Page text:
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Hegel's Political PhilosophyA Systematic Reading of the Philosophy of Right$
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Thom Brooks

Print publication date: 2007

Print ISBN-13: 9780748625741

Published to Edinburgh Scholarship Online: March 2012

DOI: 10.3366/edinburgh/9780748625741.001.0001

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PRINTED FROM EDINBURGH SCHOLARSHIP ONLINE (www.edinburgh.universitypressscholarship.com). (c) Copyright Edinburgh University Press, 2021. All Rights Reserved. An individual user may print out a PDF of a single chapter of a monograph in ESO for personal use.date: 25 July 2021

Family

Family

Chapter:
(p.62) Chapter 5 Family
Source:
Hegel's Political Philosophy
Author(s):

Thom Brooks

Publisher:
Edinburgh University Press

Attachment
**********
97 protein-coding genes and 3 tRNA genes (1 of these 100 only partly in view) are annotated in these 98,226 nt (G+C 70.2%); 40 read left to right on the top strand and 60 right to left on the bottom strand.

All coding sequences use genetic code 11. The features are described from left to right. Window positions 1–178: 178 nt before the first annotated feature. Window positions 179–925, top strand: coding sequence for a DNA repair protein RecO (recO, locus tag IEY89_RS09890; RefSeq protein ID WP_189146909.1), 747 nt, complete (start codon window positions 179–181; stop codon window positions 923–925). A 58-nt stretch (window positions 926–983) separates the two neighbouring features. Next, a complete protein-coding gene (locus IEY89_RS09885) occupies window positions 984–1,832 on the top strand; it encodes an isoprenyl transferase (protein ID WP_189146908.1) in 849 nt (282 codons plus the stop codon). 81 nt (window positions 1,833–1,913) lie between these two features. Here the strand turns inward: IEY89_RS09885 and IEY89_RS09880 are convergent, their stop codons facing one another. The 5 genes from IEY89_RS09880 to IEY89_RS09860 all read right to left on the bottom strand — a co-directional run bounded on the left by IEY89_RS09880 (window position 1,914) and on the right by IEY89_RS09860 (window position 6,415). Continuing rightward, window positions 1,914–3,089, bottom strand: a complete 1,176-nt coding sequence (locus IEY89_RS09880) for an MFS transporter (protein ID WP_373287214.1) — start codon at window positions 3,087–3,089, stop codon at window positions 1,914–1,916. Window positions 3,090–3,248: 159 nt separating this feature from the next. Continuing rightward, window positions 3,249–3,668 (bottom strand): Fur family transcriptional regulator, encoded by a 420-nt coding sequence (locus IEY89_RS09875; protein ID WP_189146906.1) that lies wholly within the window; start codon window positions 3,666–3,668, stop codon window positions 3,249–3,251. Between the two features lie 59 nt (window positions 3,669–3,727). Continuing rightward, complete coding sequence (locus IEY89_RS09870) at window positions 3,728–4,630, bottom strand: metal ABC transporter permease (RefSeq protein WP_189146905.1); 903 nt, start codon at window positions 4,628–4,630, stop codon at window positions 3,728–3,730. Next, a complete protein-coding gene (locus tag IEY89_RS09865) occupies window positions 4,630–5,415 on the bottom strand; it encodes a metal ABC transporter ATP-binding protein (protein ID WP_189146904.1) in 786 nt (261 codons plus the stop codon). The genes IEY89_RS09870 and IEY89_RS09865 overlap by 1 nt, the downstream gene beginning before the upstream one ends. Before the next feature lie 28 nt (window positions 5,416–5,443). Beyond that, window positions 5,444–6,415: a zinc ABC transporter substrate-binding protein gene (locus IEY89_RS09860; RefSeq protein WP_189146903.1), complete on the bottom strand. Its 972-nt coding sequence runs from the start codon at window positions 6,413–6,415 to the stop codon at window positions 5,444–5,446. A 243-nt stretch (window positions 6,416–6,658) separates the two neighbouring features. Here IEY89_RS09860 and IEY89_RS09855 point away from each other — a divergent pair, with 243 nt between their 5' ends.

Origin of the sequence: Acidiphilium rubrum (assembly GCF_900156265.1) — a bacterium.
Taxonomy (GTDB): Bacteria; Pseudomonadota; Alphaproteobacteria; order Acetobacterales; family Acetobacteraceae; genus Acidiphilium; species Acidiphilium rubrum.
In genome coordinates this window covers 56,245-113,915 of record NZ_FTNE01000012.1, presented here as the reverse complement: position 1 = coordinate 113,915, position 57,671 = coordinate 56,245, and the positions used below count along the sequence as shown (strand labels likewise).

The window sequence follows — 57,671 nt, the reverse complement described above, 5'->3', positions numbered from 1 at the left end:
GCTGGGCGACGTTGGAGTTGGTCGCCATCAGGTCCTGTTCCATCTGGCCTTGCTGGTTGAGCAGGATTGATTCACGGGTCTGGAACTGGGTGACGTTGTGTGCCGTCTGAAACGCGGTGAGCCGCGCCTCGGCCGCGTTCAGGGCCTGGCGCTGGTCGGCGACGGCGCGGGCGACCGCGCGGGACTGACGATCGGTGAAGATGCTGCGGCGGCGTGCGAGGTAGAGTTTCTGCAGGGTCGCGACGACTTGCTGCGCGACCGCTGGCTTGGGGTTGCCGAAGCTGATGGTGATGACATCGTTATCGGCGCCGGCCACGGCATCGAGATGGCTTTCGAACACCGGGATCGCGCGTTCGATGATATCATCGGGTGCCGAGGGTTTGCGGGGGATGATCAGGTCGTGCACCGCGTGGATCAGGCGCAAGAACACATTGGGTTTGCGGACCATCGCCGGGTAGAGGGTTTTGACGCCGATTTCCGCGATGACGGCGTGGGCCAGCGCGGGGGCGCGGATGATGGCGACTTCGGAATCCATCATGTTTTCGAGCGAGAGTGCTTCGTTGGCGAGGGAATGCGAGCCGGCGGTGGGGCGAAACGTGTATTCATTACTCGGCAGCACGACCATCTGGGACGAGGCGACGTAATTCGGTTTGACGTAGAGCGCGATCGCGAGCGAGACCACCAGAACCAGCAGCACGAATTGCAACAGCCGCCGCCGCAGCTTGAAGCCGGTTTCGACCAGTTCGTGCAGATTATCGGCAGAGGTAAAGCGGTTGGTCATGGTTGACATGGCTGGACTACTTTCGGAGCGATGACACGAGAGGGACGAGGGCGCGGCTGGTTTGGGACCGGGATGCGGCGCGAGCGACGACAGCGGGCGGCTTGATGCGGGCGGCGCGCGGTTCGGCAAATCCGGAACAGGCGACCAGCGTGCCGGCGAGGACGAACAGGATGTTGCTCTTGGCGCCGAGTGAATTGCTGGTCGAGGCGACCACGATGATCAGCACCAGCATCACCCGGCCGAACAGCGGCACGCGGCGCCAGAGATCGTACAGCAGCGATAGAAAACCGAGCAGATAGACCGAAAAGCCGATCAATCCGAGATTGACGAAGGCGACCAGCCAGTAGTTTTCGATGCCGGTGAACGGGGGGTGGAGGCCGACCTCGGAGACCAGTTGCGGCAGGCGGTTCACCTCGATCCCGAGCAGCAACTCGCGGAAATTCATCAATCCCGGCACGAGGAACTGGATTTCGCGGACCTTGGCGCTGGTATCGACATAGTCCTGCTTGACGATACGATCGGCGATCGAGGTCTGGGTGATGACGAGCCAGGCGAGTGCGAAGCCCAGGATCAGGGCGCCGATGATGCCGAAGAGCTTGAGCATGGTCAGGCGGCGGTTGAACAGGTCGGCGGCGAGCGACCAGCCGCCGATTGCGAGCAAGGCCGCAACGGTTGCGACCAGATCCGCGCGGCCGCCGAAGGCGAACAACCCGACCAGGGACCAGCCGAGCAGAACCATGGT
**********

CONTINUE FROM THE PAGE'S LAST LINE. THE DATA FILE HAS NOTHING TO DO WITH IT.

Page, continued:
DOI:10.3366/edinburgh/9780748625741.003.0006

This chapter adopts the following approach to interpreting Hegel's views: When we judge the arguments of the Philosophy of Right we are not speaking of Hegel, the person, as a judge we should avoid on an Equal Rights Tribunal. We are in the business of attending carefully to his arguments. It shares the view with most, if not all, contemporary philosophers that the ideal family is not a heterosexual, monogamous, married couple with children, where the wife's roles are limited to homemaker and mother; there is no such thing as ‘an ideal family’. The chapter attempts to merely set straight Hegel's arguments in favour of the family and the particular form this family takes, arguing that the substance of Hegel's arguments only make sense if we take seriously the rationalist dialectical structure which informs the whole of the Philosophy of Right. The view of the family we find may be familiar, but the author's account is able to best make sense of Hegel's arguments, and provides a more robust understanding of Hegel's views on the family that improves upon and corrects previous accounts.

Keywords:   Hegel, Philosophy of Right, ideal family, dialectical structure

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